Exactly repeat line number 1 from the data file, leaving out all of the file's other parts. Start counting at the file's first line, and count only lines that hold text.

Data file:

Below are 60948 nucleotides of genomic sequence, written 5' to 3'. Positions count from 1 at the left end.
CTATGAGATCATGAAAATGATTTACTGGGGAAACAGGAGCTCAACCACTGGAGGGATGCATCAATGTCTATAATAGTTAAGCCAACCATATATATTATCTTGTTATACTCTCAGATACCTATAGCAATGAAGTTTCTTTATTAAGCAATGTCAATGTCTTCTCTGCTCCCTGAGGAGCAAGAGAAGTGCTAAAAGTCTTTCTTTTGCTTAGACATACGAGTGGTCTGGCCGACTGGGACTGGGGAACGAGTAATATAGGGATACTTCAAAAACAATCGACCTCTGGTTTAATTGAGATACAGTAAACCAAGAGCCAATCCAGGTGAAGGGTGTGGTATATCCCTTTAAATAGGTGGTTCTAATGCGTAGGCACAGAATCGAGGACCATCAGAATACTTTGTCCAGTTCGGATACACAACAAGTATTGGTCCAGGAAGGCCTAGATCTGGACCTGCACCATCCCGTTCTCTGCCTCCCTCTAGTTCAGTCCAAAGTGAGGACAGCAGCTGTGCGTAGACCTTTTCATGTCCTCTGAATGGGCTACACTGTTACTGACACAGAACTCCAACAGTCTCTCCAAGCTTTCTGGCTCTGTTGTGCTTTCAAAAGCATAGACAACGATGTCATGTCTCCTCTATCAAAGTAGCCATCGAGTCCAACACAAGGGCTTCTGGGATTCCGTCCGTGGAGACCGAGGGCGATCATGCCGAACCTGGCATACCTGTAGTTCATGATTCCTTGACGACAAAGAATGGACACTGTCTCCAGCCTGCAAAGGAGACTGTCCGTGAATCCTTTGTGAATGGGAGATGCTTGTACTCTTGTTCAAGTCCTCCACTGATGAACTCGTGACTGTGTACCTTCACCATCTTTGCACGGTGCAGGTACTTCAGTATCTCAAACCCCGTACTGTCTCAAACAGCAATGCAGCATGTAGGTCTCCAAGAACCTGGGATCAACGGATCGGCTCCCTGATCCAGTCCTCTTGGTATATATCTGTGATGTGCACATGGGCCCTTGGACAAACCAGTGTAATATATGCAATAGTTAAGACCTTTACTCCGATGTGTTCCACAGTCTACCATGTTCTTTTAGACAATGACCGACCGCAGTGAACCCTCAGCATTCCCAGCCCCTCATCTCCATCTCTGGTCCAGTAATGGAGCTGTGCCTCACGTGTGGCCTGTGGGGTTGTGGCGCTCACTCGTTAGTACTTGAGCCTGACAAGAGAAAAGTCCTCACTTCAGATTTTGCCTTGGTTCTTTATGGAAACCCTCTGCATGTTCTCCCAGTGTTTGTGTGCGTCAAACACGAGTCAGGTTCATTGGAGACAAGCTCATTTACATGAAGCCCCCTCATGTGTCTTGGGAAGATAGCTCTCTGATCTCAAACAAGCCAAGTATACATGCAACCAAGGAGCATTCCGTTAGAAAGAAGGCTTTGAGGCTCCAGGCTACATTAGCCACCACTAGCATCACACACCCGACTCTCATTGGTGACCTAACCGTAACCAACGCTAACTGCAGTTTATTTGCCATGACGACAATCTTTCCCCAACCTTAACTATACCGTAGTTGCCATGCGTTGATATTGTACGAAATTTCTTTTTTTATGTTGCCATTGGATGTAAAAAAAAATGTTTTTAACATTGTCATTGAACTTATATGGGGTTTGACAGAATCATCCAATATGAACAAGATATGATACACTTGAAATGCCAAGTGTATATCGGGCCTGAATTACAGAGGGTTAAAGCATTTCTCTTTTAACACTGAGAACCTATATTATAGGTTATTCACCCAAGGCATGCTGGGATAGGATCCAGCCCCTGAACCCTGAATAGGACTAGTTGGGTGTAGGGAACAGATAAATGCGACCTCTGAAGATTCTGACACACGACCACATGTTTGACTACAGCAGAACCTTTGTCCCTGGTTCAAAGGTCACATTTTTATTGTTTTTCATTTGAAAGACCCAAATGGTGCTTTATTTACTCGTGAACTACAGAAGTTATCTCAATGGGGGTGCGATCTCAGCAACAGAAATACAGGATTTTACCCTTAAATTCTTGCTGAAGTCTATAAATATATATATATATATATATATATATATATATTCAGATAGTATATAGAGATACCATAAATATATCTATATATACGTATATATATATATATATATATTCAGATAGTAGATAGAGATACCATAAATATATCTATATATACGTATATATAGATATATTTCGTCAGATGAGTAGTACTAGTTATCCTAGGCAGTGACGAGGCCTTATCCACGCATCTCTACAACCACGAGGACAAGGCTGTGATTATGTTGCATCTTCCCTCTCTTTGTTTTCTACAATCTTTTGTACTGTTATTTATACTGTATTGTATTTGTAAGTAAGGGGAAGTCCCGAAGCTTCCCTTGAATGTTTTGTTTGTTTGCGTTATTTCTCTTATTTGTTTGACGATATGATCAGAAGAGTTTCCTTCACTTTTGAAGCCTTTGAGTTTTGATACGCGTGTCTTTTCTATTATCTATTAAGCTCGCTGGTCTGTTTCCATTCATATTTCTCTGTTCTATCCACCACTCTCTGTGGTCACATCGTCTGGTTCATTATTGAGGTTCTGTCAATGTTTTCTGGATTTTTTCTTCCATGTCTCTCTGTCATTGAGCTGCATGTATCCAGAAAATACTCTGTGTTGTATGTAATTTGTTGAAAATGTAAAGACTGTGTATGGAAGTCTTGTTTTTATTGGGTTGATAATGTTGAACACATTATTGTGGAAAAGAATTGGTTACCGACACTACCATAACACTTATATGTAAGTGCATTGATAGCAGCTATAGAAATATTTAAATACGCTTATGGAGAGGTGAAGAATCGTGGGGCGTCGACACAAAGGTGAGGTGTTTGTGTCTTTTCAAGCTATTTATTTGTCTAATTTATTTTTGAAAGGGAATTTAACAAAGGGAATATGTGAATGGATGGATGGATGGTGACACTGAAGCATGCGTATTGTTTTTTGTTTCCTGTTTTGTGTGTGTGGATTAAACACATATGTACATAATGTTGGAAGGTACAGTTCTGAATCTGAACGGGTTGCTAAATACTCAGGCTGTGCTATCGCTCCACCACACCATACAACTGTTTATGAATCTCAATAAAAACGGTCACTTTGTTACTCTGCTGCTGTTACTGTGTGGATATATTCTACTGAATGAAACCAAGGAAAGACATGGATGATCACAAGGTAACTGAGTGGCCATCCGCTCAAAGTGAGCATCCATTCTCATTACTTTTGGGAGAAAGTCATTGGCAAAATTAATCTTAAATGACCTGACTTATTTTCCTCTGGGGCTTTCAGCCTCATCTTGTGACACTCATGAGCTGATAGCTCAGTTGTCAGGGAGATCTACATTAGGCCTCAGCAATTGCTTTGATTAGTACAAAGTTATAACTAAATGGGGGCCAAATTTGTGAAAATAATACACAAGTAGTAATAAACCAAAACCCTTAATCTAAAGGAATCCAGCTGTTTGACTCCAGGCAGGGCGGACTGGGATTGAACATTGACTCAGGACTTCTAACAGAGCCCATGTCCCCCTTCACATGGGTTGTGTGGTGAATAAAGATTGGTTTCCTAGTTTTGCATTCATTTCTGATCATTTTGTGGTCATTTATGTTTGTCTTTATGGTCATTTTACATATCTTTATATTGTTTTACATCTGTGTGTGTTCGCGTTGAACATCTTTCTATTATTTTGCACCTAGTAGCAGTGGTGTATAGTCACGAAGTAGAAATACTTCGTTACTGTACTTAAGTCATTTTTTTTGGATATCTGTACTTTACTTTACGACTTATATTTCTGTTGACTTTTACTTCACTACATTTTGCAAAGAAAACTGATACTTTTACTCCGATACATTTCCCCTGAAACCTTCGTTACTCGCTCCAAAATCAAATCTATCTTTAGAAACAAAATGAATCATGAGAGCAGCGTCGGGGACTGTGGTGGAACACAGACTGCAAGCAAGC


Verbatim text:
Below are 60948 nucleotides of genomic sequence, written 5' to 3'. Positions count from 1 at the left end.